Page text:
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Scientific Updates /

Adoption of national dietary guidelines can not only improve health but can be ecologically favourable

21 January 2022



Food-based dietary guidelines (FBDG) are a useful tool to communicate information about health and environmentally sustainable diets. They also influence decision making at the policy level as well as government-led behaviour change interventions.

Various studies have come to the conclusion that existing dietary guidelines not only improve health, but are more environmentally sustainable than current dietary habits.

Study overview

A team of researchers, led by Lucia Aguirre Sánchez (PhD student at USI Università della Svizzera Italiana),() expanded on earlier work by Springmann and colleagues.() Their preliminary findings were presented at the 14th European Public Health Conference in November 2021.

The team aimed to identify country FBDGs which have the greatest potential to reduce greenhouse gas emissions (GHGe) if population-wide adherence was achieved. FBDG which could achieve a minimum reduction in GHGe of 25% compared to current intakes, were identified as highly environmentally sustainable.

Initial findings

The study identified several European countries whose national FBDGs have the potential to reduce GHGe by more than 25%, whilst delivering positive health outcomes: Germany, Brazil, Sweden, Netherlands, France, Italy and Switzerland. The team aims to expand their assessment beyond Europe. Detailed information on the different FBDG across the globe can be found on the FAO website.()

Although FBDGs have traditionally focused on health and nutrition messages, it is evidence that many will also provide significant environmental benefits. A number of countries have already incorporated environmental factors when updating their FBDG which can provide learnings for other countries when reviewing their guidelines.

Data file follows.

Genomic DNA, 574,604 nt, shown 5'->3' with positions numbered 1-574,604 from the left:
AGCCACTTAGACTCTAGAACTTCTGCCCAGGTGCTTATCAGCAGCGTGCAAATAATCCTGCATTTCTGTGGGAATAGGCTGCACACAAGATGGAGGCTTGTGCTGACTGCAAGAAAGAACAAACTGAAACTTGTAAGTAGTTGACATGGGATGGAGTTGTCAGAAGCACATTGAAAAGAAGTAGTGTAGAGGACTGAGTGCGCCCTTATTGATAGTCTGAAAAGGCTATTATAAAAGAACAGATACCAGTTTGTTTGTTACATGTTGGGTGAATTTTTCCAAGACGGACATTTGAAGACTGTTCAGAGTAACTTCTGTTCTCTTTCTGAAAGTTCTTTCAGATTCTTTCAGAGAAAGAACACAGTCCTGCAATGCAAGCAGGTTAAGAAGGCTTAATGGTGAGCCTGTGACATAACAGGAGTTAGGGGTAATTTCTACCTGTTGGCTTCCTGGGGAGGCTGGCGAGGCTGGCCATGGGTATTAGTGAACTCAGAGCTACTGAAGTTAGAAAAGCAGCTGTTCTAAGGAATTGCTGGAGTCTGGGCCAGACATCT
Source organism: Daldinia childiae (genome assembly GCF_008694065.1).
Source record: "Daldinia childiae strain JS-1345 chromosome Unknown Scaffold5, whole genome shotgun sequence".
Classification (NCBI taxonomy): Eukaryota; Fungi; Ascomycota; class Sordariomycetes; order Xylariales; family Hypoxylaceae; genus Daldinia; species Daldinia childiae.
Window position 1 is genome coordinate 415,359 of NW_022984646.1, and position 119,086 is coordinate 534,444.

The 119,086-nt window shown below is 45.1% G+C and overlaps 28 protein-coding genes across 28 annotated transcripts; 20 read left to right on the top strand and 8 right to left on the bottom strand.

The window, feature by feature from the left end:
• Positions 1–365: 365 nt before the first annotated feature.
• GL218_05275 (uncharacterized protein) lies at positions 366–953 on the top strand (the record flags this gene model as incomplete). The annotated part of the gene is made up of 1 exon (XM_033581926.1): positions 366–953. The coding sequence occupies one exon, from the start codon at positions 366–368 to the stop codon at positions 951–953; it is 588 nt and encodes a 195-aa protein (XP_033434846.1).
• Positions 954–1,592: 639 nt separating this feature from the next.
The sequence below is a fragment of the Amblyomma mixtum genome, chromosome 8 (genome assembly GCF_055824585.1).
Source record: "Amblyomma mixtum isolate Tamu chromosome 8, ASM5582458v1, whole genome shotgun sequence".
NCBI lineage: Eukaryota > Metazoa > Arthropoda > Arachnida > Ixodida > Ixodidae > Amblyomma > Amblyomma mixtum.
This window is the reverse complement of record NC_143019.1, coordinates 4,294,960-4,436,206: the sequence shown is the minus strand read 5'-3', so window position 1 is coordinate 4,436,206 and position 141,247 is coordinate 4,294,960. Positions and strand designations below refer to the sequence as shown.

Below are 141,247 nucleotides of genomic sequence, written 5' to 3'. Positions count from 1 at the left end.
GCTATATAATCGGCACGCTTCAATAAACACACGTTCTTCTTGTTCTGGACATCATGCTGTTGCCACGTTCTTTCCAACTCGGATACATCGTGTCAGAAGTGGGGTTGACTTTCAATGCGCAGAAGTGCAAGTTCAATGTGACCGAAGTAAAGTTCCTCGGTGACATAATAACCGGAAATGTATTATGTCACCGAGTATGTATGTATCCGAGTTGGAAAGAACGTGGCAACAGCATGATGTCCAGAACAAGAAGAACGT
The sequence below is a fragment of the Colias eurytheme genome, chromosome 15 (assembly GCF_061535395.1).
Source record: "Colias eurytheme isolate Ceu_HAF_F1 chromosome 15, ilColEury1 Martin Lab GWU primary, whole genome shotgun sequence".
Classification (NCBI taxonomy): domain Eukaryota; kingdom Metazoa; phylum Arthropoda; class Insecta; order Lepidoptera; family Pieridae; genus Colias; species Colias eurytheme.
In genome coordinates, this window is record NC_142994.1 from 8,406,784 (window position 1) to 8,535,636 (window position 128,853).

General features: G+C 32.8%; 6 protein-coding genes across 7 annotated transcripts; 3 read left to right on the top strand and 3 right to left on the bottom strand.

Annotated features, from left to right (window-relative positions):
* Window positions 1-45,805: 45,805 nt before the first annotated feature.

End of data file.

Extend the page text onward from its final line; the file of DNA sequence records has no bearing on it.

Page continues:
Several national dietary guidelines have been published which offer both health and environmental benefits. Greater adherence to these national dietary guidelines would support efforts to improve health outcomes and tackle climate change.

Global sustainable dietary guidelines

These more sustainable dietary recommendations have been modelled to ensure optimum human and planetary health. Their recommendations reflect many FBDG but provide more specificity. The guidelines include plenty of plant-based foods and foods which are lower in saturated fat, salt and sugars. Animal-based foods, including meat and dairy, play a lesser role, highlighting that only modest amounts are required for both human and planetary health.

These dietary recommendations have been set as guidance to be incorporated into national FBDG. Both the EAT Lancet and WHO advise nations to customise the guidelines for best fit with their specific national dietary, nutritional, health, socio-cultural, environmental and economic needs.


  1. Aguirre Sánchez L, R Teschner R, Malinverno N, et al. Policy communication for health and sustainability: comparison of food-based dietary guidelines. European Journal of Public Health. 2021;31(3): doi.10.1093/eurpub/ckab165.142.

  2. Springmann M, Spajic L, Clark MA et al. The healthiness and sustainability of national and global food based dietary guidelines: modelling study. BMJ 2020 Jul 15;370:m2322. doi: 10.1136/bmj.m2322.

  3. FAO. Food-based dietary guidelines. FAO. Accessed Jan 2022.

  4. EAT-Lancet Commission. EAT-Lancet Commission Summary Report. EAT Forum 2020. Accessed Jan 2022.

  5. World Health Organisation. Healthy diet. WHO April 2020. Accessed Jan 2022.

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